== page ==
• German cockroaches produce at least one dozen distinct allergens that are potent triggers of asthma.

    • The link to transmission of disease-causing pathogens is not as strong as the link to asthma.

  • Baiting, insect growth regulators (IGRs), and vacuums with high-efficiency particulate air filters—(HEPA) are the most effective treatment options for cockroach suppression.


  • Size: Adults are 1/2 to 5/8 inches long with wings; nymphs vary in size and are wingless

  • Color: Light brown to tan

  • Key Characters:

    • Two dark stripes on the pronotum (shield) behind the head (Figure 2)

Figure 2. 

German cockroach female with two stripes on her pronotum (shield).


Pest and Diseases Image Library,

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    • Females can be seen carrying a yellowish-brown ootheca (egg case) protruding from the end of the abdomen. (Figure 3)

Figure 3. 

Females can be seen carrying a yellowish-brown ootheca (egg case) protruding from the end of the abdomen.


J. Castner, UF/IFAS

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    • Nymphs are generally darker with two prominent dark stripes surrounding a lighter, tan spot or stripe on body thorax (Figure 4).

Figure 4. 

Nymphs are generally darker with two prominent dark stripes surrounding a lighter, tan spot or stripe on body thorax.


Gary Alpert, Harvard University,

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Specific Approaches of a German Cockroach Assessment-Based Management Strategy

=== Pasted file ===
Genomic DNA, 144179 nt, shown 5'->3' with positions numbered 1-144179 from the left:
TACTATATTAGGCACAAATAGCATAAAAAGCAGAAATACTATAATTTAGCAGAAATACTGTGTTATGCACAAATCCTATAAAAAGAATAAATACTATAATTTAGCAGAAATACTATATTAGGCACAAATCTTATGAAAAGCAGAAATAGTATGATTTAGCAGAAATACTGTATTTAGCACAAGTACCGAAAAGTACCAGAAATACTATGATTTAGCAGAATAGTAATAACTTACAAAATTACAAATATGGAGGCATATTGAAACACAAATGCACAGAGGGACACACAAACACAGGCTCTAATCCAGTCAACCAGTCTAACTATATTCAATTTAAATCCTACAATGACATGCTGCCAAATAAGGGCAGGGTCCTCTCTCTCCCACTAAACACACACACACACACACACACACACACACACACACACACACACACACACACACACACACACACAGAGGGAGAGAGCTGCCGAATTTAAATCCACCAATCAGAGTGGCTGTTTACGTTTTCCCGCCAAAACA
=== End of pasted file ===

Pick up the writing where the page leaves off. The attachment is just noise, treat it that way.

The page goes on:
Level A—Prevention: Inspection, Monitoring, and Sanitation


  • Prevent infestations by inspecting incoming items for German cockroaches and other pests.

    • Be aware that people can carry German cockroaches into an area on backpacks, purses, and other clothing items.

  • Use all your senses when looking for cockroaches. If you cannot see them you might be able to smell their distinctive odor, due to the presence of their feces and pheromones.

  • Inspections should focus on pest-vulnerable areas where food and water are present, including food-storage areas.

    • Use a flashlight and mirror to help you see in difficult to reach areas (Figure 5)

Figure 5. 

Use an inspection mirror and flashlight to help you see under and around areas that are difficult to reach. Inspection mirrors can be found in any hardware or auto mechanic store.

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  • Inspection practices should include checking for unsealed openings such as: